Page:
And those in the back seat are the ones most affected by nausea

 

According to new data, those travelling in the back seat of a car are the ones most likely to suffer from car sickness, whilst the biggest cause of nausea on a journey is from reading.

Around 18% of motorists, or about 7.3m people, suffer from nausea or actual sickness whilst driving a car or sitting in as a passenger.

From those, 75% said the nausea is worse when in the back seat compared to being in the front, whereas 12% thought it was worse in the front, whilst 7% said there was no difference.

And those in the back seat are the ones most affected by nausea

New survey discovers one in five suffer from car sickness – ginger is thought to help

The survey was carried out by the RAC, who quizzed 1,900 people to gather their research and found 61% believed the nausea was worse because of reading whilst travelling in the car, whilst 50% said using a mobile phone or tablet was the biggest cause of their motion sickness.

Another 37% said winding country roads brought on nausea, 32% blamed a lack of fresh air and 30% said looking out of the window made them feel unwell.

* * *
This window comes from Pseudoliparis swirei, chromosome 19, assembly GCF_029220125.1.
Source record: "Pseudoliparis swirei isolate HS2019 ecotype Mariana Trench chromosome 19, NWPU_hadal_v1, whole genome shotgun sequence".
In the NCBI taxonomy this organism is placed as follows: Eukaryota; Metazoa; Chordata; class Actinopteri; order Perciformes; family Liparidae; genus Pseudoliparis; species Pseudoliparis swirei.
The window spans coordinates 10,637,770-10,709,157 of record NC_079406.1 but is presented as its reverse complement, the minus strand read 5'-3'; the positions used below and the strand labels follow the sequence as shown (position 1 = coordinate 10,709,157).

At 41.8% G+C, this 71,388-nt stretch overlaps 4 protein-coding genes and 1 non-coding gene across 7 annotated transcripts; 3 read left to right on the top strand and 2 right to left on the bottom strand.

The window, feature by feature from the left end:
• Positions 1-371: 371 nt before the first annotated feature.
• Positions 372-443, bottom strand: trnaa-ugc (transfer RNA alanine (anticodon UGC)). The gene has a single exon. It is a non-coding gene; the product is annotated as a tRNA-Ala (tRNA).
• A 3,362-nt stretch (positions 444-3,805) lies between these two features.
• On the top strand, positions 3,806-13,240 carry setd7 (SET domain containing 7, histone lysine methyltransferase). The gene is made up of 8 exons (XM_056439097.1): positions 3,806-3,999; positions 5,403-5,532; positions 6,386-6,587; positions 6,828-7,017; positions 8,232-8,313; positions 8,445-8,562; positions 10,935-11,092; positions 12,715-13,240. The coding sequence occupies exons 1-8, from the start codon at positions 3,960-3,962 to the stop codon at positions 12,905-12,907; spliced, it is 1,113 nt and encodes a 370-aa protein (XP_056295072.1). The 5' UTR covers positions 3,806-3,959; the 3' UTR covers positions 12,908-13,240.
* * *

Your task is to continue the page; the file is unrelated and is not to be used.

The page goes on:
A further 37% of those questioned said they’d had to pull over for a break whilst someone suffering from car sickness recovered, whilst 2% have had to give up on a journey or not go at all.

And whilst 48% of drivers said they didn’t seek medical help for car sickness, 13% did say they’d tried over-the-counter medicine or used travel bands or ate ginger before a journey. Just 2% had gone to the extreme of going to see their doctor for help.

Some 24% said they coped with car sickness by trying different ways of dealing with it when it strikes, such as trying to sleep, closing their eyes for a while or focusing straight ahead and trying not to look down.

The best way of avoiding car sickness on a journey is to avoid reading or using mobile devices and to let some fresh air in by opening a window and focus straight ahead on the horizon.

When driving on country roads, it’s better to drive slowly and smoothly to avoid the feeling of nausea which can be worse on such roads.

 

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